More than 44
Dave Abrahams was waiting for the number two train to take him back uptown to his apartment on the Upper West Side, but took a minute to submerge back into his favorite high school basketball daydream.
There was five seconds left on the clock and his team was down by one point. The ball was handed to Mike Finnegan at half court and his teammates started running a play, like a key was inserted into a car’s ignition.
Coach Doherty had called for Tony Dorio and Tom O’Malley to set a pick on Dave’s man, but Central High’s Calvin Brown had slipped and fallen down. Dave looked behind himself as the referee’s count on Finnegan reached three. He instinctively came to the ball to relieve the pressure and Jacobs let the ball go.
Brown scrambled to get his feet and banked into Cameron Breslin as Dave drove to the basket. The defender got back to his feet long enough to tackle Dave before he could release the ball. The referee blew his whistle and then walked toward the scorer’s table, “Shooting foul on number 35, green. Number 44, white, shoots two.”
One second remained on the clock as Coach Doherty screamed at the referee for a flagrant foul.
“He wasn’t even going for the ball, Gene!”
The players set up on the foul line and Coach Simpson of Central High leaned over toward the other referee and calmly said, “Time out,” trying to make Dave think about the shots that he was about to take.
The only ice water in this steamy high school gymnasium could be found in Dave Abraham’s veins. He had taken so many foul shots in his driveway and countless gyms throughout Long Island that the process was as routine as brushing his teeth.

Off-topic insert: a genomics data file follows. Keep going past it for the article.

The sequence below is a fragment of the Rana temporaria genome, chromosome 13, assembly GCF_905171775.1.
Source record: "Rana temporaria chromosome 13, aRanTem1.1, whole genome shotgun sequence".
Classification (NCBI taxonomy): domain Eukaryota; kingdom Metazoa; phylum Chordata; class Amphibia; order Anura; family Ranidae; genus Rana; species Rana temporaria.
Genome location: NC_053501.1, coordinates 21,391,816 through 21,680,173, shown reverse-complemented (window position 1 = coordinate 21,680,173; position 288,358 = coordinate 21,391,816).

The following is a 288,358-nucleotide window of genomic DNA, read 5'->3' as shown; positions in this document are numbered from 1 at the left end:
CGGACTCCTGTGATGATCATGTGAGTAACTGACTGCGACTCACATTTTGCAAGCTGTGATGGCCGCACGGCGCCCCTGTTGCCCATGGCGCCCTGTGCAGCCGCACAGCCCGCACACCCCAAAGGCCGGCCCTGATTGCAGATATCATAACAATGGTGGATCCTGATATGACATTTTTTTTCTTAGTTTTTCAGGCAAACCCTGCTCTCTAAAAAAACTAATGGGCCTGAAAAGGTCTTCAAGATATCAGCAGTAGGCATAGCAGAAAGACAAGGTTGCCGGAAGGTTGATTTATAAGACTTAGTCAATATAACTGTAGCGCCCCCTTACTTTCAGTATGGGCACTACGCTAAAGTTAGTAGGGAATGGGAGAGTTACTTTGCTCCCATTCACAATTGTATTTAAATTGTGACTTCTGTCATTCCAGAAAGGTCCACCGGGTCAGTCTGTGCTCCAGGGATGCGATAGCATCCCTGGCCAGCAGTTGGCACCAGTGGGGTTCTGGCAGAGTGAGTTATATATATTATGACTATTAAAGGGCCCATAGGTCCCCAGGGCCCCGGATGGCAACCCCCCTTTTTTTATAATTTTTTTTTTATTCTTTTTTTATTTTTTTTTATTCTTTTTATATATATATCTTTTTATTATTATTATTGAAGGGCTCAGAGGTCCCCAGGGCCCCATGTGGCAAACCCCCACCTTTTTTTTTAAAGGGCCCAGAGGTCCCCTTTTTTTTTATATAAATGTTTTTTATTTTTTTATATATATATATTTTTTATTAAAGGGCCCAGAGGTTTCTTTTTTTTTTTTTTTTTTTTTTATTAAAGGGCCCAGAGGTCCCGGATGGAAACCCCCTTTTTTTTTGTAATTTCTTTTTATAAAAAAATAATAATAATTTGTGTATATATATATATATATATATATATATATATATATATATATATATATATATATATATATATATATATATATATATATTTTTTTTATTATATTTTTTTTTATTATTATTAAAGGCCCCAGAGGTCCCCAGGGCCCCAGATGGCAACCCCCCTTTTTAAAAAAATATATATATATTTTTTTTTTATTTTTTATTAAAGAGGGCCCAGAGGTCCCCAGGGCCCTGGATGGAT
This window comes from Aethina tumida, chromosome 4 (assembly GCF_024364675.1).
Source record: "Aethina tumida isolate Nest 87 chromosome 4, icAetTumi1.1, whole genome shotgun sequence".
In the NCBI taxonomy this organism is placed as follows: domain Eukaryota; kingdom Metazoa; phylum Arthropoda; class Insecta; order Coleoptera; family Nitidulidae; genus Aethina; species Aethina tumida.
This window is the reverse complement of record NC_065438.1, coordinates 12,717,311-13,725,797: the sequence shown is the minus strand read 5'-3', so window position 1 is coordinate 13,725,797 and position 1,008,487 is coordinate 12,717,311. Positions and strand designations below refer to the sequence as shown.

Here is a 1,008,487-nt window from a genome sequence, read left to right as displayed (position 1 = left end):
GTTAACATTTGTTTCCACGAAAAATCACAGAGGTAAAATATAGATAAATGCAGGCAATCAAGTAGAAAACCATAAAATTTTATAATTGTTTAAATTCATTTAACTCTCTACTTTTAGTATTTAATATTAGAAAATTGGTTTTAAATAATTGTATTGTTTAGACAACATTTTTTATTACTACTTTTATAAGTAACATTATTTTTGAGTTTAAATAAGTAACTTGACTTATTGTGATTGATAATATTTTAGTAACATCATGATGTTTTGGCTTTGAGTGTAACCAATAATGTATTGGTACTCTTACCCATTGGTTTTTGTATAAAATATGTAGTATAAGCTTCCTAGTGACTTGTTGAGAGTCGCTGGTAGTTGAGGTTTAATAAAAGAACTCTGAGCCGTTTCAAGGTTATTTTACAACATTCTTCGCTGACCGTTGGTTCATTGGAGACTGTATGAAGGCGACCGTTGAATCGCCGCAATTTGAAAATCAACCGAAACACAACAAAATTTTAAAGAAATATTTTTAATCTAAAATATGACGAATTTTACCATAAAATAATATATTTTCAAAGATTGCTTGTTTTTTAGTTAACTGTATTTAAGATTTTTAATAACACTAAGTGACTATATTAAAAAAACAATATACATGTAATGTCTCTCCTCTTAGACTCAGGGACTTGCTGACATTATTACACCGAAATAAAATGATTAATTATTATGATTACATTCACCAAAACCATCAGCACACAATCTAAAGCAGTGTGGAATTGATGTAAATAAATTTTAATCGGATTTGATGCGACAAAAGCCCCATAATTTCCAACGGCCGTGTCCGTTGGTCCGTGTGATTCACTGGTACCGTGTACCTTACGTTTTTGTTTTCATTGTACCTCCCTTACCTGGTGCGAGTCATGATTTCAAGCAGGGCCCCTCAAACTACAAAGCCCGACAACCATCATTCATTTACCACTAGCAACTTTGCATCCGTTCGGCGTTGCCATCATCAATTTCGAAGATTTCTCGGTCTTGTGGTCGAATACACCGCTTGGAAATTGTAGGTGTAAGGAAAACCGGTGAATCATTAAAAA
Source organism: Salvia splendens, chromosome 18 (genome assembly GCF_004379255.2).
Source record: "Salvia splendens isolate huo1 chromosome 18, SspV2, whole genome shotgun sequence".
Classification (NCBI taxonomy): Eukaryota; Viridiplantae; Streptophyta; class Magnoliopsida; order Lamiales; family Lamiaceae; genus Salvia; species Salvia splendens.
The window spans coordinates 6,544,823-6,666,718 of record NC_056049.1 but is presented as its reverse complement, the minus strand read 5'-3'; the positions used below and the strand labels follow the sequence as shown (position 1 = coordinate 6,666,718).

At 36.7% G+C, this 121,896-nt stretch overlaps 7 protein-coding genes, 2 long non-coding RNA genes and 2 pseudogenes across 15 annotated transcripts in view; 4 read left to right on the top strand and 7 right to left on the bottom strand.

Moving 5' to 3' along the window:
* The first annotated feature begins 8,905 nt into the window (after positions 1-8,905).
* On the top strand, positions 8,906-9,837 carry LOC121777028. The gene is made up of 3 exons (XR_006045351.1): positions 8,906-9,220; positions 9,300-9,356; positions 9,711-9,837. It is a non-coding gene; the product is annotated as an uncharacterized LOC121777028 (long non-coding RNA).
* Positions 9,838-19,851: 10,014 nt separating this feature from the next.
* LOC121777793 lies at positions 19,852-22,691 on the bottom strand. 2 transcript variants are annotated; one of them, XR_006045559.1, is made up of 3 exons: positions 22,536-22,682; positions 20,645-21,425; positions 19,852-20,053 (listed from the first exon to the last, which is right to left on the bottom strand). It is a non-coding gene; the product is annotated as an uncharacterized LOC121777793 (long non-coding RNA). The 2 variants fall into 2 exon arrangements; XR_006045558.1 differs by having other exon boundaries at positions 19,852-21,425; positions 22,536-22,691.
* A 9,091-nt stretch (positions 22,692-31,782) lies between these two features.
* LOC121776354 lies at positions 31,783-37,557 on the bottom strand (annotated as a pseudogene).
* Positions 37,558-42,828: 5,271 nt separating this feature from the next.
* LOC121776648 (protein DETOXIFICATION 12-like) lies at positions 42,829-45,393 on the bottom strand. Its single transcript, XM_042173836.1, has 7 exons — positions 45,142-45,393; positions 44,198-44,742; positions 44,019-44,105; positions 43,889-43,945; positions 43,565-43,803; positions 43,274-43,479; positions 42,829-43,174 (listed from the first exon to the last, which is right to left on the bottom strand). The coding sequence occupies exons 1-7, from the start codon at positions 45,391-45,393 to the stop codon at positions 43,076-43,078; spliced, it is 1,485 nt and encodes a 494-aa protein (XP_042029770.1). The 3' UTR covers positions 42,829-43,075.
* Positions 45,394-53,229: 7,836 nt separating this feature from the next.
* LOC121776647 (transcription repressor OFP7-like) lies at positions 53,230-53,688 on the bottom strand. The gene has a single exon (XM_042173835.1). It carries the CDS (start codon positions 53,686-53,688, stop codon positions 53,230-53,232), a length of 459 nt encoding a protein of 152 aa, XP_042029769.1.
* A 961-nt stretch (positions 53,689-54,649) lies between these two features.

“There out of time outs!” Coach Doherty said to the group of five seated in front of him. “When Dave makes these shots we immediately pressure the ball. We’re one second away, gentlemen.” He stood up and looked around the huddle. “This is what we’ve been working for all year… all of our lives! Let’s go get it!”
The buzzer sounded to end the time out and the coach yelled, “Everyone in here!” All 12 players thrust a hand on the pile. One, two, three, HARD WORK!” the team collectively yelled in unison.
Dave started his long journey toward the foul line. It had been 25 years since the team had played for a boys’ basketball championship. The town of Bailey Woods was alive with hope as the referee handed the ball to Dave and said, “Two shots, gentlemen. Relax on the first.”
Dave held the ball in his left hand and rested it against his side. He looked toward the rim and took a deep, long breath. The crowd noise dissipated in his mind and his focus rested unwaveringly on the first shot. He dribbled the ball three times and then bent his knees and released the first shot.
“Swish,” the net sounded like the blast of a cannon, signaling the game was tied at 64. Dave then saw the second shot in his mind before even going into his pre-shot routine. The ball tickled the front rim, brushed against the backboard, and then dropped through the net. The home crowd erupted as Dave backpedaled toward the opposing rim. Central High attempted a last-second shot that fell short into Breslin’s hands. The fans rushed onto the floor as the number two train came roaring into the station, bringing Dave back from his glorious past back into the oppressive heat of the present.